When the ladder was available, I let go of the line and swam toward it. My collision with metal rungs was sobering. Pinned against the ladder and moving in slow motion, I thought about each staff member before me and how they also struggled here. When I made my way up, I noticed the weakness in my hands from gripping the line for so long. I heard my regulator’s high-pitched whine and realized how heavily I was breathing.
Once back at my seat, I plopped down in exhaustion. I looked around to account for each team member. They were all there, mouths open, leaning forward and breathing heavily. Few words other than an occasional “Wow!” or something more colorful broke the heavy breathing. Soon after, the stories of how challenging it had been getting back to the boat started pouring out, and it was the perfect time for a debrief with my team and the boat crew.
As a seasoned dive professional, I have dived in currents of all varieties. This day’s current wasn’t the strongest one I have ever encountered, so why did we end up having to call the dive?
During our debrief we realized that although the divemaster knew the current was strong, he considered that the entire boat was a private charter for only our divemasters and instructors. We all had the talents and capabilities to perform the dive by his assessment, and he was right. But he did not know our objective for the dive.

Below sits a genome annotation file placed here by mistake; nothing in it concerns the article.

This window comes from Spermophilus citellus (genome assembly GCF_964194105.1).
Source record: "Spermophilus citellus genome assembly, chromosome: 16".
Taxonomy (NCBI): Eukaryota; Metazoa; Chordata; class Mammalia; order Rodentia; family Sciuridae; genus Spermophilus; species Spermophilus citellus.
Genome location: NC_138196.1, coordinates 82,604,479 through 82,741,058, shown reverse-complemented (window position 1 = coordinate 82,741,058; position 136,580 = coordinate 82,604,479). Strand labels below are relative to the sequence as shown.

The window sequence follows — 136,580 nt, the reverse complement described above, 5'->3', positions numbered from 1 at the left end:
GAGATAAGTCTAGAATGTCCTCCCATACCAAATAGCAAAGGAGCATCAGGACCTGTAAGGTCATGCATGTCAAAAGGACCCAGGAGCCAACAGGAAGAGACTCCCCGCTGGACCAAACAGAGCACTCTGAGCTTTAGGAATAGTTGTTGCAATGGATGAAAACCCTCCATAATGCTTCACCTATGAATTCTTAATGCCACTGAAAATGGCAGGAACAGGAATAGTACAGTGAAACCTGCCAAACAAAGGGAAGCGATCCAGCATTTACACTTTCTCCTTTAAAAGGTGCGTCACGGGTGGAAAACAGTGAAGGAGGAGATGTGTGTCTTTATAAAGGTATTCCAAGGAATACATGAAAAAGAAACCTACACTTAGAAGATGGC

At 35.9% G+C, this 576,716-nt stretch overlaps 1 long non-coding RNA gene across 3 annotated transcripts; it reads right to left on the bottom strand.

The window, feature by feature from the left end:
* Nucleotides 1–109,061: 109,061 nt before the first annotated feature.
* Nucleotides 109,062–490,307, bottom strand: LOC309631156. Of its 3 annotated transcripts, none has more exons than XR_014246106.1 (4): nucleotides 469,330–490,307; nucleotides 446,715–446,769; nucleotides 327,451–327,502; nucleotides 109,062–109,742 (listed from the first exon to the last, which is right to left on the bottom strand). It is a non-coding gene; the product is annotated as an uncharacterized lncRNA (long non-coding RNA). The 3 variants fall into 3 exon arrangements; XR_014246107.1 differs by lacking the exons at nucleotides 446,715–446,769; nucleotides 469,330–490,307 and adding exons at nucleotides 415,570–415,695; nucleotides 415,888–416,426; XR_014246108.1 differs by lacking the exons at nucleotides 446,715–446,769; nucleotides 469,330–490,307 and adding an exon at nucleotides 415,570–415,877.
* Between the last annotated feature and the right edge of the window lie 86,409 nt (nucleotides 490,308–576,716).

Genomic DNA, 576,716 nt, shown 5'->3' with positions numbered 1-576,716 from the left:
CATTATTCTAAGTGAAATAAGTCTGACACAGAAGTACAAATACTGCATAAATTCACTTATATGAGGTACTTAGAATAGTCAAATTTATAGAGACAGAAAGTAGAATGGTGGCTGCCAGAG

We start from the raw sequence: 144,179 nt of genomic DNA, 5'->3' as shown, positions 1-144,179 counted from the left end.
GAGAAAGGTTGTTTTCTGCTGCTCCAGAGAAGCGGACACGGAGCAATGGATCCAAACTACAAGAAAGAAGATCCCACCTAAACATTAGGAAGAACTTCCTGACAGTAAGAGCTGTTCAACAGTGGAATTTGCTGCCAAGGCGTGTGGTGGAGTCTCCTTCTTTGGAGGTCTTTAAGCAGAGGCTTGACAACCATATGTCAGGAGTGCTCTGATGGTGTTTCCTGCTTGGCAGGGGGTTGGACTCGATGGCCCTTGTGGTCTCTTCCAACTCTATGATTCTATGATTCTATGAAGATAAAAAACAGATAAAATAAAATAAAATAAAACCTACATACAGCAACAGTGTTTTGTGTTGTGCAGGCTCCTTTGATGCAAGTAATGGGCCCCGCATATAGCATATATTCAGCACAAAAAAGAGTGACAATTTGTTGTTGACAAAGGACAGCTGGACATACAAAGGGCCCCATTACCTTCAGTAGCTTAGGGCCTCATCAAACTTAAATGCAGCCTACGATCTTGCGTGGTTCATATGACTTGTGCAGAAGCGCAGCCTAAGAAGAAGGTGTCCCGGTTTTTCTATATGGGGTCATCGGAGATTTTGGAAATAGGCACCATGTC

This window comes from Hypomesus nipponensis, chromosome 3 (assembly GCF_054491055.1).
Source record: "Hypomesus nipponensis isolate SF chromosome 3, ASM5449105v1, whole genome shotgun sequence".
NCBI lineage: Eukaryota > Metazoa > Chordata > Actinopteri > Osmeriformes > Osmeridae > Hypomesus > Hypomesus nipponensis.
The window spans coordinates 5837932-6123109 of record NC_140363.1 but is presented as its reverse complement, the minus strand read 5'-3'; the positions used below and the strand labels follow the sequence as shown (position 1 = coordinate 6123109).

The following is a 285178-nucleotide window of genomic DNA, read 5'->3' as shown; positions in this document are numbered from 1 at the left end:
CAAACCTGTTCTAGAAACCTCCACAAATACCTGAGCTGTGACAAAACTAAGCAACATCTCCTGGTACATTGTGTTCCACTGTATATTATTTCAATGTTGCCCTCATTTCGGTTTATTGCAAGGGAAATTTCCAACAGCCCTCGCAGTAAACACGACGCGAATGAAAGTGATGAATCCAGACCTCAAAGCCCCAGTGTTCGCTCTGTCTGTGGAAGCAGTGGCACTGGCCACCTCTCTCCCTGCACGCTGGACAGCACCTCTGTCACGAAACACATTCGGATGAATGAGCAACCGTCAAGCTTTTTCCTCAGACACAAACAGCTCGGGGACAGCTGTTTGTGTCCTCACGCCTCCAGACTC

We also realized that we had not proactively communicated the procedures to call the dive. Calling a dive is not as easy as just giving the thumbs-up signal. There are steps to follow after the signal to cancel a dive. The dive briefing should cover these procedures, and the greater the dive’s potential risk, the more attention to detail the procedures and briefing should have to make calling the dive happen as safely as possible.
It was important for everyone to acknowledge why we had never had a problem like this before. This dive boat usually hooks up to a wreck and ties the descent line onto one of the rear cleats. That position makes it easy for divers to enter the water from the dive platform and quickly get onto the descent line. Once all the divers are in, the crew moves the line to the bow. The boat will then turn around so divers surfacing will float toward the back of the boat, grab the tag line and pull themselves to the ladders with ease. Because we called the dive so early, the boat had not yet turned around into position. The approach we had to take to board was not the standard procedure, especially in such a strong current.
The captain suggested that if we recognize on a future dive that negotiating the ladders would be challenging to the point of hazardous, it would be better to avoid the ladders altogether. He recommended swimming hard away from the line and boat to ascend and wait in a group with surface marker buoys deployed until the boat can unhook and get us.